In the excitement of planning the content and design for your website, it might be easy to think choosing a hosting service is a minor decision. It’s not. Your hosting service is your website’s home!
When you chose your home, you probably considered things like security, whether everything was kept in good working order, and location. Your website works for you 24-7; doesn’t it deserve the same consideration?
Someone recently asked me, “Do you have any recommendations on good web hosting companies and is there anything in particular we need to consider when making our choice?”
Watch this video to hear what I told them, or scroll past it to read about the types of website hosting services and my recommendations.
Just like homes for people, hosting services come at all price ranges.
There are many different types of hosting services, but probably only two that would be well-suited to a small service-based business.
Shared hosting is like a small rental apartment. You can keep your costs down by sharing a building or a server with other tenants or website owners.
When you live in an apartment building, you can hear other people. You might never see them, but you can smell their cooking and their cigarette smoke. And you have to share the elevator, laundry room, and other resources with them.
Shared hosting also has its downsides. Websites load more slowly when server resources are shared with several thousand other sites. That’s so frustrating for your visitors that many will not stick around. Knowing this, Google factors in page speed when indexing your site.
If there’s been a lot of trouble in your building, people might be reluctant to visit or deliver to you. And if another website sharing your hosting space is flagged as a security risk, your site might be flagged as well.
You can make your own apartment or website as nice as you like, but you can’t escape bad neighbors or a crumbling infrastructure.
Shared hosting services aren’t all the same! And even when you’ve found one you’re happy with, that can change. Here’s what happens when a good one goes bad. There are tens of thousands of hosting companies, most of which I have no experience with, so I hesitate to make a recommendation.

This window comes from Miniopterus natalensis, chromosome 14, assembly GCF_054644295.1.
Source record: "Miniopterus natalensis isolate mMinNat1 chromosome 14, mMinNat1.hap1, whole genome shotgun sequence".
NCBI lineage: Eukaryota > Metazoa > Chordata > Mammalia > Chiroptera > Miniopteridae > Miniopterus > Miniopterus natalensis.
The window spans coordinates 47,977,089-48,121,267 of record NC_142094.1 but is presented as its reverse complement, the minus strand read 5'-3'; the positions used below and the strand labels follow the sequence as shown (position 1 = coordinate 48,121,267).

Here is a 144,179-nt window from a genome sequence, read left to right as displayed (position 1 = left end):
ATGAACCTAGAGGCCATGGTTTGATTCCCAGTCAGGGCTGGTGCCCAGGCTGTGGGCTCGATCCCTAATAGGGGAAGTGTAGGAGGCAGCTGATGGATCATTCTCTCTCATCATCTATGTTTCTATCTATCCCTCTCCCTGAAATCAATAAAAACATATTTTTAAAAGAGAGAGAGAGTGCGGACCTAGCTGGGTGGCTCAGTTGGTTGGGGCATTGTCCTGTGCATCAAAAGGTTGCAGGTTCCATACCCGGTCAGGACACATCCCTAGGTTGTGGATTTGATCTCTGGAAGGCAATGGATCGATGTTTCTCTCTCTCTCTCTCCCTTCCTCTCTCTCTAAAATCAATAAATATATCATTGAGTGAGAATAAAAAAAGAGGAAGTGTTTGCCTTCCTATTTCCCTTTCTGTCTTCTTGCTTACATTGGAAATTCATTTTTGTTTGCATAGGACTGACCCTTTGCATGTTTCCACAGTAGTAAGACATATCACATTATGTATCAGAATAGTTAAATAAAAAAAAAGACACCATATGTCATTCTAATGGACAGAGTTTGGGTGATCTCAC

That said, several of my clients host with Siteground and are quite happy with them. Some of my Canadian clients host with HostPapa out of Burlington, Ontario, and I consider their support and prices to be very good. Plus, their data centres use green energy!
Sharing is a good option when you’re just starting out and need to keep your costs down, but eventually you’ll want probably want to “move up.” This will happen earlier if your family is growing or, in the case of your website, if you’re adding an online store, course, or membership site.
When your shared hosting no longer meets your needs, it’s time to consider Managed WordPress Hosting.
Managed WordPress Hosting
Please note that WordPress Hosting is not the same as WordPress Managed Hosting. “Managed” means that the hosting provider looks after all or some of your technical updates. It’s like living in a condo with concierge and security services!
While shopping for a new home sweet home for your website, look for the following:
- Web Application Firewall to stop malicious traffic before it reaches your site
- Automated backups, stored separately from your website
- The latest technology to enable fast load times
After struggling with various hosting providers over the years, I’ve finally found one I’m happy to use for my clients’ websites and, combined with my Website Care Plans, am happy to now offer Managed WordPress Hosting myself! Give me a shout to learn more.
If you’re interested in Managed WordPress hosting, but don’t need a Website Care Plan, WPEngine is definitely one of the best.
Looking for a Canadian Managed WordPress Hosting provider? Check out WPCloud.
Featured photo by oneinchpunch / Depositphotos